Fr. Partheniy recounts how the cathedral, built in 1874, was turned into a fish warehouse after the Bolshevik Revolution of 1917. It was restored as a church after World War II, but its frescoes, originally drawn by the finest artists of Moscow and St. Petersburg, were restored only recently.

``There was a stereotype in the West that there remained no believers in Russia, that everything was suppressed by communism,'' the young priest continues, embarking on a long monologue, part religion, part politics, delivered with an intensity that matches his deep blue eyes. ``On the surface it looked like that, with red flags and stars all around, but in reality people cherished their faith. Today is a workday, and nevertheless there are people here. On holidays our church is full.... If faith exists, no concentration camp can destroy it.''

But Fr. Partheniy's ``faith'' is not only in God but in the brotherhood of a united Slavic people. For him, the foe is no longer the Communist devil but ``Western democracy,'' which has promoted the division of Ukraine from its Russian brothers. Underlying it all is a dark vision, presented matter-of-factly, of an ongoing war between Eastern Orthodoxy and Western Christendom: ``It seems to me that Yugoslavia is a testing ground where the West is elaborating different political scenarios. The scenarios worked out in Yugoslavia are now being implemented here. Because Serbs and Rus are Slavs, with a common language and common religion, Western methods will be the same here....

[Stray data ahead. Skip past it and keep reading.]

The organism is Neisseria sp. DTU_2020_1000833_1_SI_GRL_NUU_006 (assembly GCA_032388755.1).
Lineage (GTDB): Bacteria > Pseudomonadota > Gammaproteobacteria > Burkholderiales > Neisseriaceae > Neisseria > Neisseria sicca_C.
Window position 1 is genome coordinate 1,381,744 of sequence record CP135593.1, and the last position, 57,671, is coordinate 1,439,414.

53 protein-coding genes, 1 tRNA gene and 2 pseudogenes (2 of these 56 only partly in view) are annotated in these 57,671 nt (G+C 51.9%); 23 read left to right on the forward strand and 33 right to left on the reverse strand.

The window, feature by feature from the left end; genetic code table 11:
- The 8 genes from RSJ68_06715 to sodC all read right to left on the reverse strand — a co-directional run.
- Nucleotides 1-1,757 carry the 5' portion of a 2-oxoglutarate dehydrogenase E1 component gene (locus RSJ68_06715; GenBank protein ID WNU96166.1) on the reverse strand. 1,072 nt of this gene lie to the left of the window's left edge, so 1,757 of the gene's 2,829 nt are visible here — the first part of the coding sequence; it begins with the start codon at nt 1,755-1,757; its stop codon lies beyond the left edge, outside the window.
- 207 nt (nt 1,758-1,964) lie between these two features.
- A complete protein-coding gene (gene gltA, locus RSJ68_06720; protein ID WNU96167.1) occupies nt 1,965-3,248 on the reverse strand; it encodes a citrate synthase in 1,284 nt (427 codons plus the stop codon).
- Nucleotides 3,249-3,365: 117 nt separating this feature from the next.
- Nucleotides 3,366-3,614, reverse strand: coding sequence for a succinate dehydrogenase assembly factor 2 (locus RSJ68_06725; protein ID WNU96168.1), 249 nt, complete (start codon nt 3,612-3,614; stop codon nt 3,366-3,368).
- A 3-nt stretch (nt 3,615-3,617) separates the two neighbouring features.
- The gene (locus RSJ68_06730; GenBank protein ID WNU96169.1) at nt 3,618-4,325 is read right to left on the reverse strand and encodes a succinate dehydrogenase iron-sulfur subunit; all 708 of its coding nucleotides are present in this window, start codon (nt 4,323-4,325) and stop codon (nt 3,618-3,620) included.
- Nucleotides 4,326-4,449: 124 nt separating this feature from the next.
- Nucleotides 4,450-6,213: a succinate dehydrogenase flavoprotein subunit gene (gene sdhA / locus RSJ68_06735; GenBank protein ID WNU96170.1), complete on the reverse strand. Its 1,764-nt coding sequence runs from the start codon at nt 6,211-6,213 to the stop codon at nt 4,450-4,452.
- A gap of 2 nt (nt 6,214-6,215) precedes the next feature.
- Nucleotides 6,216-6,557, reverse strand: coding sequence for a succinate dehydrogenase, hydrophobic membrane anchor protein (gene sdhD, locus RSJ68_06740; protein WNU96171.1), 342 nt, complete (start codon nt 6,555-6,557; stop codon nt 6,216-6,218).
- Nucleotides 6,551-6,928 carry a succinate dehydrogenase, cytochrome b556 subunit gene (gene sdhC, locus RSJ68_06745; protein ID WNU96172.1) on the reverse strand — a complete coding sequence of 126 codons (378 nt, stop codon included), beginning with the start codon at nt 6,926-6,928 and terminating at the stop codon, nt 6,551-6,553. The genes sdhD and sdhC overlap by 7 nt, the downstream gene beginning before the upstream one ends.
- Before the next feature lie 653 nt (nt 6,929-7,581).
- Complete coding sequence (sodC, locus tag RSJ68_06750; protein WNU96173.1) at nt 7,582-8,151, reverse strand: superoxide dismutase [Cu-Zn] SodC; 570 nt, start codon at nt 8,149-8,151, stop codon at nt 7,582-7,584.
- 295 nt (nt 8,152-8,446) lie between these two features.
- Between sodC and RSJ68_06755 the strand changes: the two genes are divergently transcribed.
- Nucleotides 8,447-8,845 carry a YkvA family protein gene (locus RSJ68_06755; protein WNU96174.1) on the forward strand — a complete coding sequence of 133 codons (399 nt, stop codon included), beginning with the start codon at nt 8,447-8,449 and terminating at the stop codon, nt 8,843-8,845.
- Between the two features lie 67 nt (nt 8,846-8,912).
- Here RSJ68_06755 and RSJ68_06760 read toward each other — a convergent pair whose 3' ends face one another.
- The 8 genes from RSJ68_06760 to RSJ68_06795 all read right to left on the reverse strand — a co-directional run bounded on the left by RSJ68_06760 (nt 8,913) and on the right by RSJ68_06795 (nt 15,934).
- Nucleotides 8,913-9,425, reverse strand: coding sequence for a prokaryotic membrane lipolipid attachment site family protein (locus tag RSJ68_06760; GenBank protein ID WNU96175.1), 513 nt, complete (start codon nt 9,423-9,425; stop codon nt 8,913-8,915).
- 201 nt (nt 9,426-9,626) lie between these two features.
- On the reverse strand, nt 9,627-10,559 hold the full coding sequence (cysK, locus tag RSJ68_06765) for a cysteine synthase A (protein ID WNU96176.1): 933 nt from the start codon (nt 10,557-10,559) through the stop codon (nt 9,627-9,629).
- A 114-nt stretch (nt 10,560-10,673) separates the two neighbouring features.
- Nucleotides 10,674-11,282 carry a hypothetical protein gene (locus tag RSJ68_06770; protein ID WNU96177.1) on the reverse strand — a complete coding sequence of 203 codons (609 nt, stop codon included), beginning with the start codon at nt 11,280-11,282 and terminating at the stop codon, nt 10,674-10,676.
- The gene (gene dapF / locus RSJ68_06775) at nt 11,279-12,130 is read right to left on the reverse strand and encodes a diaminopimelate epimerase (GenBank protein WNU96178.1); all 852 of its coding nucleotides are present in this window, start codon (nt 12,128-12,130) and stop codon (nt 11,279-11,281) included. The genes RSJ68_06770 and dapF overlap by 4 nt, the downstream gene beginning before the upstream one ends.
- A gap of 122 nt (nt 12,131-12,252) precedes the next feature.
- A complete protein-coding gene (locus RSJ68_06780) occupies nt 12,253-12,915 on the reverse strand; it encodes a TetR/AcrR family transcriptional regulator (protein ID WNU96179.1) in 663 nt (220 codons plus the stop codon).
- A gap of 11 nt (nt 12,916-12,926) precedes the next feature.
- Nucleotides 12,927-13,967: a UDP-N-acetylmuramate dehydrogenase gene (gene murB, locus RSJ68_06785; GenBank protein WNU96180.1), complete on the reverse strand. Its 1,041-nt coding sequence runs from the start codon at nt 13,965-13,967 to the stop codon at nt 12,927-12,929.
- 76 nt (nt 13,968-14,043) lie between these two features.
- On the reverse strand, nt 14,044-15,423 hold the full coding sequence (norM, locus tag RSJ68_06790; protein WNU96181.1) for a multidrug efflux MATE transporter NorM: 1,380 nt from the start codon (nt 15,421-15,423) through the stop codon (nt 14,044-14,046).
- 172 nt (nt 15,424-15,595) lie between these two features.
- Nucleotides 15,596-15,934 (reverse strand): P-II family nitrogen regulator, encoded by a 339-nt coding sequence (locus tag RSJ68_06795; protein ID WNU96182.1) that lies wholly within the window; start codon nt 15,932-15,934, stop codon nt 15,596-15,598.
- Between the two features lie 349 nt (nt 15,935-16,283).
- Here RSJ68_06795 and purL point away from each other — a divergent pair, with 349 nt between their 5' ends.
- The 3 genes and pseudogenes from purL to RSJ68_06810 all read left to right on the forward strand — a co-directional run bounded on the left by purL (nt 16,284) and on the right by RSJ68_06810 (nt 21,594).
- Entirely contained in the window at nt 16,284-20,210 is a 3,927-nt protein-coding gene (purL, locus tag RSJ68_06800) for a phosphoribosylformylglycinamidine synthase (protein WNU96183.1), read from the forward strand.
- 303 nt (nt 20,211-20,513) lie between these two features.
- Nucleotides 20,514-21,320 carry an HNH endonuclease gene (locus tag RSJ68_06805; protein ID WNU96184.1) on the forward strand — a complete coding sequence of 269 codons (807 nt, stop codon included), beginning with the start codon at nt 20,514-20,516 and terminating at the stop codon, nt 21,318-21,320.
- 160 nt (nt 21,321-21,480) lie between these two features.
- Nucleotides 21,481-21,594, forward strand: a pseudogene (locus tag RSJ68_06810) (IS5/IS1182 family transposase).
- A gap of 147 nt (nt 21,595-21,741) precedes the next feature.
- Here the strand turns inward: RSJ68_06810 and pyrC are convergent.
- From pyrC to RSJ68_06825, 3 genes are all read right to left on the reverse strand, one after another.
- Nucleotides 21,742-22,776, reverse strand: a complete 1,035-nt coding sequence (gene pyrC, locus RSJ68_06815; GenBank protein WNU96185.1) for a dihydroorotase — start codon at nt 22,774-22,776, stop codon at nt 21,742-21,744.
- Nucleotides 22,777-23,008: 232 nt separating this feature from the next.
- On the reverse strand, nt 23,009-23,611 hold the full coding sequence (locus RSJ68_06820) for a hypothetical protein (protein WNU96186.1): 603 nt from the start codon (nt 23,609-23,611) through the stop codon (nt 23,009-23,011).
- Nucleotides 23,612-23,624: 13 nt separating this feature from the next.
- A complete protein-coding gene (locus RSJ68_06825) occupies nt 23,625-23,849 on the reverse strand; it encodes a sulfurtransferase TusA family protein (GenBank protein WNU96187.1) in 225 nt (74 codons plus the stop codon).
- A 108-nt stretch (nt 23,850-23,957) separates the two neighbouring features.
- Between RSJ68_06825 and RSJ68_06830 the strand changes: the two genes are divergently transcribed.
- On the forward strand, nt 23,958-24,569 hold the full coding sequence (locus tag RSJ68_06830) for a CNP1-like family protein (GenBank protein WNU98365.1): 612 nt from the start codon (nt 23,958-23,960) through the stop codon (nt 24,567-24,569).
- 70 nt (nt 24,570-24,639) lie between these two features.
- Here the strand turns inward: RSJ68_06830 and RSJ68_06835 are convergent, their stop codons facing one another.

``The division between Russia, Belarus, and Ukraine is artificial. It is subversion against a single people. But there is a prophecy of the ancient saints that Rus will all unite. And it will be united by Russian Orthodoxy.... There is a Masonic principle of `divide and conquer,' and it is being implemented here. People are being divided into religious confessions - Baptists, Protestants, Adventists, Catholics - to prevent the unity of the Orthodox Church that is standing in the West's way.

``And those who speak in support of Orthodoxy are being labeled chauvinists and even anti-Semites and nationalists. In Israel Jews can be Jews, and in Germany, Germans can be Germans. But Russians are supposed to forget they are Russians and just be citizens of a sovereign state. What state, we'll soon forget as well.'' NOVOGRAD VOLYNSKY: The army officer

THIS is the last major town before one enters the northwestern province of Rivno. Here, as recounted in Isaac Babel's powerful collection of stories, ``The Red Cavalry,'' the armies of Poland and revolutionary Soviet Russia fought in 1920, until the Poles finally drove the Soviets out.

But the Red Army returned in 1939, the product of the unsavory Molotov-Ribbentrop pact - named for Stalin's and Hitler's foreign ministers - that divided poor Poland, again, between Nazi Germany and Stalinist Russia.

The town is still dominated by the sprawling grounds of an armored division, once part of the western ramparts of the Red Army's defense lines. But the red star is gone from the fur hats and forage caps of the soldiers and officers, replaced by a yellow trident set on a blue background, the symbol of an independent Ukraine.